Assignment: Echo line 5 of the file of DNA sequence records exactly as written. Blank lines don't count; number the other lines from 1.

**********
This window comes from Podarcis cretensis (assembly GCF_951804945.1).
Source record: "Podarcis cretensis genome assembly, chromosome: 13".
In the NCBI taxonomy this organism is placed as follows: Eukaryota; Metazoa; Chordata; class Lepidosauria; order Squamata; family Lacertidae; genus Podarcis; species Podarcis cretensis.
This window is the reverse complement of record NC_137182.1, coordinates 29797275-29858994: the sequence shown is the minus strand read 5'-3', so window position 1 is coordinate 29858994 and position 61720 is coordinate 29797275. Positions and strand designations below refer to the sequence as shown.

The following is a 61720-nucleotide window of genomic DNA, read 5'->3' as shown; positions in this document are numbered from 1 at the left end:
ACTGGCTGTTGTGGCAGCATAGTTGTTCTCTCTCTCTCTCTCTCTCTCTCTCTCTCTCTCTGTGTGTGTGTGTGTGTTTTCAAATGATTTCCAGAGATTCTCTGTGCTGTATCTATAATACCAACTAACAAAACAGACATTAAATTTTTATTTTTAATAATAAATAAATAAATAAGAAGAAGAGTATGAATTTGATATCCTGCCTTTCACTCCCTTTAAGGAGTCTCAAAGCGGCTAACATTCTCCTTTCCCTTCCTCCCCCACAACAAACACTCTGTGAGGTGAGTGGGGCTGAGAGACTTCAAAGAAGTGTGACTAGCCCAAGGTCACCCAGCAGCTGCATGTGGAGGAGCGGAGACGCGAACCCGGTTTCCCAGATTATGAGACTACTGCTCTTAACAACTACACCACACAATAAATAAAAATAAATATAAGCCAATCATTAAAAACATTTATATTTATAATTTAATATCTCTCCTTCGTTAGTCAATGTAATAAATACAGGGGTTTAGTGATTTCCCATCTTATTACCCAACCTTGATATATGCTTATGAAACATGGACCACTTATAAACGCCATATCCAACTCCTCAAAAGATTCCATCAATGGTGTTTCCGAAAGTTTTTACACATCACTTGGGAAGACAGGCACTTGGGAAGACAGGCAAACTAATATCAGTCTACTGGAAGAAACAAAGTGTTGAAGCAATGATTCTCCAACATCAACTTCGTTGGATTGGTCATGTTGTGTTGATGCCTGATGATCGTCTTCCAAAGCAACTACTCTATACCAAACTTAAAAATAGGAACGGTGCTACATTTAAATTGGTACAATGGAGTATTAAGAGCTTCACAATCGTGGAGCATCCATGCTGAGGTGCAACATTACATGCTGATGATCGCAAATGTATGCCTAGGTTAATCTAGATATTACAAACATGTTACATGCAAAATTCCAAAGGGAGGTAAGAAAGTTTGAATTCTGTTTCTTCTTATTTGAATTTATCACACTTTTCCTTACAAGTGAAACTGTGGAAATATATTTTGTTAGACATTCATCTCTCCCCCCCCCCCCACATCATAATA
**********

The following is a 61720-nucleotide window of genomic DNA, read 5'->3' as shown; positions in this document are numbered from 1 at the left end: